Company Logo



Celiac vs. Wheat Allergy

In the past few years, there has been a lot of talk about celiac disease, gluten sensitivity, and wheat allergies. What some people don’t realize is that these conditions are all different from each other. We will discuss the differences and implications between these three conditions.

Celiac disease is an autoimmune digestive disorder that occurs when a genetically susceptible person consumes gluten, which is a protein found in the grains wheat, barley, and rye. Gluten is the compound that gives elasticity to the dough and makes it chewy. When these proteins are ingested, the gluten triggers the immune system to attack the lining of the small intestine. These repeated attacks and accompanying inflammation will eventually erode the lining of the small intestine in a process called villous atrophy.

Symptoms a person with celiac may experience includes abdominal bloating, diarrhea and constipation. Along with the gastrointestinal symptoms it can also cause fatigue, iron deficiency anemia, osteoporosis, weight loss and malnutrition.

Unfortunately, the only treatment for celiac disease is strictly following a gluten-free diet.

Gluten sensitivity or Non-celiac gluten sensitivity (NCGS) is a poorly understood condition. This condition has more recently been receiving a lot of attention from patients, researchers and the media. Though it can cause similar symptoms to celiac disease, it is not an autoimmune disorders and does not have a genetic component. This means that even though a person may have the same type of symptoms, a person with NCGS will not experience damage to their small intestines like a person with celiac disease does.

Some commons symptoms of NCGS are lack of energy, gas, bloating, abdominal pain and/or cramping, diarrhea and constipation. Researchers are still unclear as to what the exact cause of NCGS is. There is no diagnostic test for NCGS like there is for celiac disease. It is more of a diagnosis of exclusion, which means a doctor would need to rule out celiac disease and a wheat allergy before reaching the diagnosis of NCGS.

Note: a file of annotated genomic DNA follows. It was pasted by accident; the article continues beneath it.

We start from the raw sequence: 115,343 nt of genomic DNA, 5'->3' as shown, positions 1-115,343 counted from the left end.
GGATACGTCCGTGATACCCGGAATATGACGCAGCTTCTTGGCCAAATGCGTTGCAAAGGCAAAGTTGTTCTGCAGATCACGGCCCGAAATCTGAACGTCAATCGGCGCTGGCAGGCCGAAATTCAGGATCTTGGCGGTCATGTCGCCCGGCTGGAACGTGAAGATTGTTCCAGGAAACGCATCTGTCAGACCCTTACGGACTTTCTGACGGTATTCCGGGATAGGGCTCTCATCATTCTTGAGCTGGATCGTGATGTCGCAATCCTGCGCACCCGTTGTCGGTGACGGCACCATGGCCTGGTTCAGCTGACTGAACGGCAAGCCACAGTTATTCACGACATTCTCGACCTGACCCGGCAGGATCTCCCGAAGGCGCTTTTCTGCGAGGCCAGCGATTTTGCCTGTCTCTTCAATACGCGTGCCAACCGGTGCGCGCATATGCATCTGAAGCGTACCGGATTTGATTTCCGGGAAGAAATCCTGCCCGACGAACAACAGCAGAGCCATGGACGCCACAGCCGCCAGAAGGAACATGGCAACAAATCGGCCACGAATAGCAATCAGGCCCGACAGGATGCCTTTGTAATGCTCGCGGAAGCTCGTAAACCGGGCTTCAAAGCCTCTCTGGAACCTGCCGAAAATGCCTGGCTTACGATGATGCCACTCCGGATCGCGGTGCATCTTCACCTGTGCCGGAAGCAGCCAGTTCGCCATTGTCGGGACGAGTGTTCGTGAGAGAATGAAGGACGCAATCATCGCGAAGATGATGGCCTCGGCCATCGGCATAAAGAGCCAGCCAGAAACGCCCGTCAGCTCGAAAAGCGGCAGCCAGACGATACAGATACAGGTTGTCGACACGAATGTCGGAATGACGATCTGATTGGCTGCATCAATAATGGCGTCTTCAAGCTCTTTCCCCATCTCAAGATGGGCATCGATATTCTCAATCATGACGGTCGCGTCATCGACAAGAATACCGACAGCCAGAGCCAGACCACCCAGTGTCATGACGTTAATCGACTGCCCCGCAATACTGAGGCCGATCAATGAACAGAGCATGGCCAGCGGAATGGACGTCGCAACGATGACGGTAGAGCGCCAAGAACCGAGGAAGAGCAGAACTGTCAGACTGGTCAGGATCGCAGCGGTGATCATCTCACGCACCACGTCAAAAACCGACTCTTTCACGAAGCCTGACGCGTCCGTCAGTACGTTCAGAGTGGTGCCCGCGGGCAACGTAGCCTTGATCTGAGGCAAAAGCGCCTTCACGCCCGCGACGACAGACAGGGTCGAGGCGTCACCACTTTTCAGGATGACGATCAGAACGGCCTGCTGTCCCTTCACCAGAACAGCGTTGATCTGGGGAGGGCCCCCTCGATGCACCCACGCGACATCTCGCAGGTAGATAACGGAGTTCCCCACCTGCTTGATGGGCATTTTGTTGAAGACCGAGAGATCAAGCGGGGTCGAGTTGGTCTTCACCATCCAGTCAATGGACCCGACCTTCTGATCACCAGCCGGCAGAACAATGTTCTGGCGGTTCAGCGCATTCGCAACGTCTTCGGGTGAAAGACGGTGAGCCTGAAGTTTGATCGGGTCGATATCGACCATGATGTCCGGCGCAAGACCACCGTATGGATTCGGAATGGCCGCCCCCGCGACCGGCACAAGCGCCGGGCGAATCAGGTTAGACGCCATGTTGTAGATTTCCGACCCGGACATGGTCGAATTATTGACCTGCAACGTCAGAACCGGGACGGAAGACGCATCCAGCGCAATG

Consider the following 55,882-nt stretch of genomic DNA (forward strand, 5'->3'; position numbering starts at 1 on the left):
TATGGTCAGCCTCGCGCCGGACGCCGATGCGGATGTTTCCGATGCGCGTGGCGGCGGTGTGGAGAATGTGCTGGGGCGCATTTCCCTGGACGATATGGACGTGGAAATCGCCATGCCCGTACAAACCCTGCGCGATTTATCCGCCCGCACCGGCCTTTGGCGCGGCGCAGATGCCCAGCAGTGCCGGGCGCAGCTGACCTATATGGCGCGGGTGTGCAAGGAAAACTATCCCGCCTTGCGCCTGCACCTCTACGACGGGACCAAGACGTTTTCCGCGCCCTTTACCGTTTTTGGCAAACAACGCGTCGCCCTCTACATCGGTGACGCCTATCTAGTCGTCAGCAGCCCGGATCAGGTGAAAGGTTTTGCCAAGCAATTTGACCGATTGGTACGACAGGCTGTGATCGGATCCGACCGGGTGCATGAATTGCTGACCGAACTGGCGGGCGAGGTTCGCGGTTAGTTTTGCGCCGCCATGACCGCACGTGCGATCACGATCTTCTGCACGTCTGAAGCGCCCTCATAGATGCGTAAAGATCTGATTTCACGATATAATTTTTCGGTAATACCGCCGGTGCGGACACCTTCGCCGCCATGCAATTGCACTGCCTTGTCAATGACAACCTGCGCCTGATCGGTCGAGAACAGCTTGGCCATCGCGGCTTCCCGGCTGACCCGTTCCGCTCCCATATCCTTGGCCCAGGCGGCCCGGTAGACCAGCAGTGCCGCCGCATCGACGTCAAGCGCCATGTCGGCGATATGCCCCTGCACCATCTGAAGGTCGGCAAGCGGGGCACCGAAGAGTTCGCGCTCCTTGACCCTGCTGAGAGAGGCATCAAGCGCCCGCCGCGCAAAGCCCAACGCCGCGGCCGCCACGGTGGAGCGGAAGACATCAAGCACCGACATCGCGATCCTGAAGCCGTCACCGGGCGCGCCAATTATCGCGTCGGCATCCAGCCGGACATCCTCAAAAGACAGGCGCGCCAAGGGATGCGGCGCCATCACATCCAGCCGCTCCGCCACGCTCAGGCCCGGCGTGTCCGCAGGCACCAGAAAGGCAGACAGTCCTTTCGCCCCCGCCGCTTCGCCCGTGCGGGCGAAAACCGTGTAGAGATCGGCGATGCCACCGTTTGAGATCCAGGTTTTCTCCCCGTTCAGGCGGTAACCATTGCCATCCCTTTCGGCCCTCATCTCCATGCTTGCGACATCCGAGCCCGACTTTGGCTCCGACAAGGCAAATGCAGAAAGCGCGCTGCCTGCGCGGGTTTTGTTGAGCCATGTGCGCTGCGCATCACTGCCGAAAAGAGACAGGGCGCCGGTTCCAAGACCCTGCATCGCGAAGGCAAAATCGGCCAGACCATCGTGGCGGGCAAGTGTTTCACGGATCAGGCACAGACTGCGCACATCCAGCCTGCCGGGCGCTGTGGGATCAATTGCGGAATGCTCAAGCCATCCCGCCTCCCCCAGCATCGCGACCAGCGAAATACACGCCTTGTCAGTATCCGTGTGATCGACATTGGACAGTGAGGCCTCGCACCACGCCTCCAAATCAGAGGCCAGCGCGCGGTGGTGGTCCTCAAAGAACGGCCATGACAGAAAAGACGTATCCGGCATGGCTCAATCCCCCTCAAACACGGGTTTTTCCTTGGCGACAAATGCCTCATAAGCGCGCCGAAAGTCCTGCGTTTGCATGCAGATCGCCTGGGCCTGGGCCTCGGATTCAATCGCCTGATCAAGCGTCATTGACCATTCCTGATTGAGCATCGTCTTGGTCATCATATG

Some people may say they have a gluten allergy, but celiac disease and gluten sensitivities are not true allergic reactions. Wheat allergy is an actual allergic response to wheat. Wheat allergy is caused by a reproducible immune response to a particular structural aspect of wheat. Wheat allergies are commonly caused by allergic antibodies (IgE) in the body.

Wheat has many different components, including starches, proteins and even a little bit of fat. Not everyone with a true wheat allergy reacts to the same part of the wheat. The notorious protein gluten is one potential allergen, but there are more than two dozen others.

Some of the symptoms of a wheat allergy includes:
• Hives or skin rash.
• Nausea, stomach cramps, indigestion, vomiting or diarrhea.
• Stuffy or runny nose.
• Sneezing.
• Headaches.

More seriously and less commonly, a wheat allergy could result in a condition called Anaphylaxis which is a potentially life-threatening reaction that can impair breathing and send the body into shock. All of the above symptoms tend to appear quickly after eating wheat. The reactions could start within minutes or a couple of hours after ingesting the wheat product.

To be accurately diagnosed with a wheat allergy, a person should have a skin prick test where their physician pricks the very top layer of skin with a small amount of the wheat protein. If a red bump and redness develops where the prick was performed, then there is likely some kind of wheat allergy present. Wheat allergies can also be tested with a blood test, but the skin prick method tends to be the most accurate method.

Similar to celiac and gluten sensitivity, avoidance of wheat and wheat containing products is the best way to manage symptoms. The physician can also prescribe an epinephrine pen for those who have severe allergic reactions.

If you are questioning whether you have celiac disease, a gluten sensitivity or wheat allergy, contact your doctor so you can be tested.

References
http://celiacdisease.about.com/od/commoncomplicationsofcd/f/Wheat-Allergy-vs-Gluten-Allergy.htm
http://gastro.ucla.edu/site.cfm?id=281

Comments are closed.

MENU